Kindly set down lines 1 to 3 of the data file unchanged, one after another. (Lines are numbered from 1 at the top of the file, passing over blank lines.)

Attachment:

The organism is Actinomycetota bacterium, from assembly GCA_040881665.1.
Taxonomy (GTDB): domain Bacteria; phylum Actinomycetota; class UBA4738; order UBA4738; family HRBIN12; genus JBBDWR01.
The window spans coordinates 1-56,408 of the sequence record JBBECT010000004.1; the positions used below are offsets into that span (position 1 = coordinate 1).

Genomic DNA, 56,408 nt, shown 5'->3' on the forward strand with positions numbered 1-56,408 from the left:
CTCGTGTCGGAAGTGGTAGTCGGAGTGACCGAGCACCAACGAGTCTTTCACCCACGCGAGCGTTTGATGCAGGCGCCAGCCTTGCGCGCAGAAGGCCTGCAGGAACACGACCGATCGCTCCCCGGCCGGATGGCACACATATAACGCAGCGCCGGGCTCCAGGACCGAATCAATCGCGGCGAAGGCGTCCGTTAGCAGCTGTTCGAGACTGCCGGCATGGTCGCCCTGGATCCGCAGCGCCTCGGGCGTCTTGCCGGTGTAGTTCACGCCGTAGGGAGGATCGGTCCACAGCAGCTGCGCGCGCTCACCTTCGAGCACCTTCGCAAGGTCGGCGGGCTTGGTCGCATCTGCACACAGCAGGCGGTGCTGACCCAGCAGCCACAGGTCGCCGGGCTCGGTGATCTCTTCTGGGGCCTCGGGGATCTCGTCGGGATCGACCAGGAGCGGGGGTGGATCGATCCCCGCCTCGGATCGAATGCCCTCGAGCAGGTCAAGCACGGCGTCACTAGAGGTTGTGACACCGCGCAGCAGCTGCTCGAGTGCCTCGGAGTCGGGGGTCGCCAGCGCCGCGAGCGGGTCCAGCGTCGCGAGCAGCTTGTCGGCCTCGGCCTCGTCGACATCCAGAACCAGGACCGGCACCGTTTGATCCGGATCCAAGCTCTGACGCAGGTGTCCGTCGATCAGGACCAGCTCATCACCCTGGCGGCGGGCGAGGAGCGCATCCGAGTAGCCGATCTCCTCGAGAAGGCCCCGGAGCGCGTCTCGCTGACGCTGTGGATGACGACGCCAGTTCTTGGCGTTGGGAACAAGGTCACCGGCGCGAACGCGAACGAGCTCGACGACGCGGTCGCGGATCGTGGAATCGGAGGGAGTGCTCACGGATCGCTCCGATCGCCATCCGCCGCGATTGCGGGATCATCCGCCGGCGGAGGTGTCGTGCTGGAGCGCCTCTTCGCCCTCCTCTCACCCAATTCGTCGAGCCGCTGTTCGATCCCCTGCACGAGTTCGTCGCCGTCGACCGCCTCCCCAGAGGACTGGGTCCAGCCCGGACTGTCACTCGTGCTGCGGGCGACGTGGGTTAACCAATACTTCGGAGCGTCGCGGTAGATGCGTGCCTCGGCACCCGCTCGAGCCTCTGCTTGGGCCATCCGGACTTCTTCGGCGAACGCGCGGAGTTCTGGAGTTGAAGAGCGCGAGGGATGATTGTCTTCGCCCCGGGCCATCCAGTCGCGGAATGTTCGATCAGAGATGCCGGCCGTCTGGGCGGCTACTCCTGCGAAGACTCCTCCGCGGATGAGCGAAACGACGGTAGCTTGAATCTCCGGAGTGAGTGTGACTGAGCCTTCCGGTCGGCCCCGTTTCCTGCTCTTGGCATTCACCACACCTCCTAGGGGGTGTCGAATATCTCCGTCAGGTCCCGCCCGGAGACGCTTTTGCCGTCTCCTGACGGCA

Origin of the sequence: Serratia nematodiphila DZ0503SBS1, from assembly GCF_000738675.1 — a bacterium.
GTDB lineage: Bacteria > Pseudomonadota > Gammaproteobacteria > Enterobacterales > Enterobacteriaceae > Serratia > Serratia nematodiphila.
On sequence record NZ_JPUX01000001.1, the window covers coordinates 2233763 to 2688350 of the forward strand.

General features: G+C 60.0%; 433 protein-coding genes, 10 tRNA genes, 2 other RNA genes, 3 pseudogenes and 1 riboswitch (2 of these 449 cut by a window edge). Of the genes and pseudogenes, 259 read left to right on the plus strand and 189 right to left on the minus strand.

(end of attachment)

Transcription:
The organism is Actinomycetota bacterium, from assembly GCA_040881665.1.
Taxonomy (GTDB): domain Bacteria; phylum Actinomycetota; class UBA4738; order UBA4738; family HRBIN12; genus JBBDWR01.
The window spans coordinates 1-56,408 of the sequence record JBBECT010000004.1; the positions used below are offsets into that span (position 1 = coordinate 1).